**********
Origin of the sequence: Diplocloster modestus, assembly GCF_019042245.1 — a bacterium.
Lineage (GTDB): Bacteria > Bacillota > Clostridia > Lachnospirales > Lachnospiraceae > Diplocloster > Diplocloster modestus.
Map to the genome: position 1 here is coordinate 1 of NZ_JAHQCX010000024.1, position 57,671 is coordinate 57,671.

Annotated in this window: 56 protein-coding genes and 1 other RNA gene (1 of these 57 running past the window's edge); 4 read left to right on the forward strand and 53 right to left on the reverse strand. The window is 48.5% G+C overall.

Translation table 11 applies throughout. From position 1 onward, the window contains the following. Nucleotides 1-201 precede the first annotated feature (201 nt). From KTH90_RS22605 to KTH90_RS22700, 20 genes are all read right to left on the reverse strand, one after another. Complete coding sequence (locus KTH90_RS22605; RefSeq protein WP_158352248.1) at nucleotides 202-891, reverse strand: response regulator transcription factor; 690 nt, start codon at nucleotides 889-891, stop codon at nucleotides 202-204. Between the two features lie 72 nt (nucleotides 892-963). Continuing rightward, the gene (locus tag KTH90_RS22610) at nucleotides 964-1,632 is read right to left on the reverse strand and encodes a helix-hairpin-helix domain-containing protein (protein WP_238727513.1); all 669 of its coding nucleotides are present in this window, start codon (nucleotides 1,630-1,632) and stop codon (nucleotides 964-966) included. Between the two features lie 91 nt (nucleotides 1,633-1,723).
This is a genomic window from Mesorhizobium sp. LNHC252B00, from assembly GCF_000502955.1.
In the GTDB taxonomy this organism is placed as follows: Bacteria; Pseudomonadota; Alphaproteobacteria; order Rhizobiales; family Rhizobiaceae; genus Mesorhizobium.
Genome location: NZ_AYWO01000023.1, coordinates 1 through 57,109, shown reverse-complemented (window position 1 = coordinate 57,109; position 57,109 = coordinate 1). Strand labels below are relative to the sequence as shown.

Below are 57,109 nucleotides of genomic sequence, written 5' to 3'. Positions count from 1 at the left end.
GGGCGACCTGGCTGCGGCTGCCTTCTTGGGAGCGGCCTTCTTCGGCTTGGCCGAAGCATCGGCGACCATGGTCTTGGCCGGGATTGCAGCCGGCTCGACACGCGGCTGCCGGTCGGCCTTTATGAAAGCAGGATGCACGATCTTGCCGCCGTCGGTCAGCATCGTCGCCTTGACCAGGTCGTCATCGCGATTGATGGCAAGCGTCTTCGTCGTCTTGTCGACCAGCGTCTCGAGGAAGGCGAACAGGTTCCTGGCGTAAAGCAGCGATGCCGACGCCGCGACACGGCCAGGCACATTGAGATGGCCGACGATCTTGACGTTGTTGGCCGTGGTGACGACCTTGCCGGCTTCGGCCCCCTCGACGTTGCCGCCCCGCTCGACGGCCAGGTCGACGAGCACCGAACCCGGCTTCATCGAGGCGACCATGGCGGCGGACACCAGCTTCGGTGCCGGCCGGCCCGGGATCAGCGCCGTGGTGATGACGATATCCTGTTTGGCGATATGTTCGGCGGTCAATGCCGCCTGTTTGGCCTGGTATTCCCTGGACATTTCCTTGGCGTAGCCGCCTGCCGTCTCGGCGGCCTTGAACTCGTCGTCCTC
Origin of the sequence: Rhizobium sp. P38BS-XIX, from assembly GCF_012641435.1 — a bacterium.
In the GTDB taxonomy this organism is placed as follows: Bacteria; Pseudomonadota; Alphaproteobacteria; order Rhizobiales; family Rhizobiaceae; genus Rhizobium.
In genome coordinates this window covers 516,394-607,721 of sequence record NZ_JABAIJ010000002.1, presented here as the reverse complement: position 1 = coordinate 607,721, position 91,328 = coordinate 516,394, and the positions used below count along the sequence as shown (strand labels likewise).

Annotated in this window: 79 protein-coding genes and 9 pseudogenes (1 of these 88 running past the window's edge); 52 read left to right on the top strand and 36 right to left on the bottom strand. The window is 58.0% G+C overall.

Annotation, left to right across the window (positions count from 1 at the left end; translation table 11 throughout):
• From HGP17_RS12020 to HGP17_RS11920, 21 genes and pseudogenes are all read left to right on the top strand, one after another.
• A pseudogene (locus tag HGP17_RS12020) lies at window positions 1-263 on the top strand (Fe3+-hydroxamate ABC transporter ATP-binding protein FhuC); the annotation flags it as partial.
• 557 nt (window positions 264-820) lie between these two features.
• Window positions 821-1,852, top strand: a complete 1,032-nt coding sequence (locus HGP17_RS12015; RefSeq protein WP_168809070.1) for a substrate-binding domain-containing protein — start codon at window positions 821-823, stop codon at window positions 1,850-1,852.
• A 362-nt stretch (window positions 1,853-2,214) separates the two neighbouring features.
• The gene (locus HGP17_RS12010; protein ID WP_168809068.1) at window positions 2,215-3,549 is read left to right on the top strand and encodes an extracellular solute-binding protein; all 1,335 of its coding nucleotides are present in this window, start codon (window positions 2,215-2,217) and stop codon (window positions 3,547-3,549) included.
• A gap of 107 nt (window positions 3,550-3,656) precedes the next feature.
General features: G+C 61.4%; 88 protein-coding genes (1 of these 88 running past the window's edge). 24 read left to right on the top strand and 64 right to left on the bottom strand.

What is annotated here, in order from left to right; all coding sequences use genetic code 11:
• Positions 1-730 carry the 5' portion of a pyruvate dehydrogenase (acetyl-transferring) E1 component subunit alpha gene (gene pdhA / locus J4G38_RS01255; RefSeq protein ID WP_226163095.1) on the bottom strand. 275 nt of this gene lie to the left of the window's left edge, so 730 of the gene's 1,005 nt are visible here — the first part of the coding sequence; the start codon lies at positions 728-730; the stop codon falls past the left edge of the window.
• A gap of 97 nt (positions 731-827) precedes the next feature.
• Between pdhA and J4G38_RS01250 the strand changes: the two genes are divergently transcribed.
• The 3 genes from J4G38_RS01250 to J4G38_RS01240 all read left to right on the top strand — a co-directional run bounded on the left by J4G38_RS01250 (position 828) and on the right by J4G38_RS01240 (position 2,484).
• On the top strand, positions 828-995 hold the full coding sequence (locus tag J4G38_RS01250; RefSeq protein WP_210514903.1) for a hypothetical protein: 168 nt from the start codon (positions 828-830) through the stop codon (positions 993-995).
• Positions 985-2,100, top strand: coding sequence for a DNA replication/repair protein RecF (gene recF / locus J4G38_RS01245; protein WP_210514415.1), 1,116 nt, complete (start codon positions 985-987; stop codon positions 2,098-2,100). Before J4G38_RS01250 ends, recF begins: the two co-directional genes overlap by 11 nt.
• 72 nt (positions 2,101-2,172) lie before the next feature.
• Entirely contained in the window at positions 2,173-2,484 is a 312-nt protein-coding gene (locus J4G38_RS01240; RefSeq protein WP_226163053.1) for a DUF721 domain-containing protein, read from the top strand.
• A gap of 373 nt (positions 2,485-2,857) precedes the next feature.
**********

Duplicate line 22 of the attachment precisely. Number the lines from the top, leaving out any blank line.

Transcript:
• A gap of 107 nt (window positions 3,550-3,656) precedes the next feature.